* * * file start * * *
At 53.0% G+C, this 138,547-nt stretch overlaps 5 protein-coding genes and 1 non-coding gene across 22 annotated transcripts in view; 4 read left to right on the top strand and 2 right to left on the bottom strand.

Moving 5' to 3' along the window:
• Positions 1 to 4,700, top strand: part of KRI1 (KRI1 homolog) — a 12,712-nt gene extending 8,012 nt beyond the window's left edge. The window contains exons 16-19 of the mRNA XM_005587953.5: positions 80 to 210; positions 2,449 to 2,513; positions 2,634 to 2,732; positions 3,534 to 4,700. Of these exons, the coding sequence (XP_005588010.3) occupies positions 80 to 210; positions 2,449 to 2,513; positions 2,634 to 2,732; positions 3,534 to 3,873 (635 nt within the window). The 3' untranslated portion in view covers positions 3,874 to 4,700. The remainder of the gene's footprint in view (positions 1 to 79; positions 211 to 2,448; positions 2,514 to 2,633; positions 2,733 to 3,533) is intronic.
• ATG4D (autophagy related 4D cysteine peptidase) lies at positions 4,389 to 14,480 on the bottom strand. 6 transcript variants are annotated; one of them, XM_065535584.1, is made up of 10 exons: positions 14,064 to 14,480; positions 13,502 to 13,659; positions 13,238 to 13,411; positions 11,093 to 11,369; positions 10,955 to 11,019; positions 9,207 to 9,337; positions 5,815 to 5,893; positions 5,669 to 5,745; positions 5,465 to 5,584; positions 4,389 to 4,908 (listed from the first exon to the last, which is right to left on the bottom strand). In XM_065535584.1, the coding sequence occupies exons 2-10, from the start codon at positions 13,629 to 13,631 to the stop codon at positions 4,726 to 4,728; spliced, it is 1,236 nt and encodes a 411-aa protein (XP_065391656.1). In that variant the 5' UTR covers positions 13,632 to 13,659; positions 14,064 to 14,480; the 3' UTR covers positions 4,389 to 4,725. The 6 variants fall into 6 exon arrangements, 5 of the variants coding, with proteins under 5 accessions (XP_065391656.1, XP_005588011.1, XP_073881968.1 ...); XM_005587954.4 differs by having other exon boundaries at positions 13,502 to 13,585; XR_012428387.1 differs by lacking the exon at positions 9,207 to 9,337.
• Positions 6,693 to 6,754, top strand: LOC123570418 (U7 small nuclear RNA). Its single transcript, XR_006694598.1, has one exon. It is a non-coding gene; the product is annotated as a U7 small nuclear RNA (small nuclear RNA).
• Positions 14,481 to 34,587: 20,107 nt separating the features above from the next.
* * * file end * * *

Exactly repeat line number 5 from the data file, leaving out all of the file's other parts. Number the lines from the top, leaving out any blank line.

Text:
• Positions 6,693 to 6,754, top strand: LOC123570418 (U7 small nuclear RNA). Its single transcript, XR_006694598.1, has one exon. It is a non-coding gene; the product is annotated as a U7 small nuclear RNA (small nuclear RNA).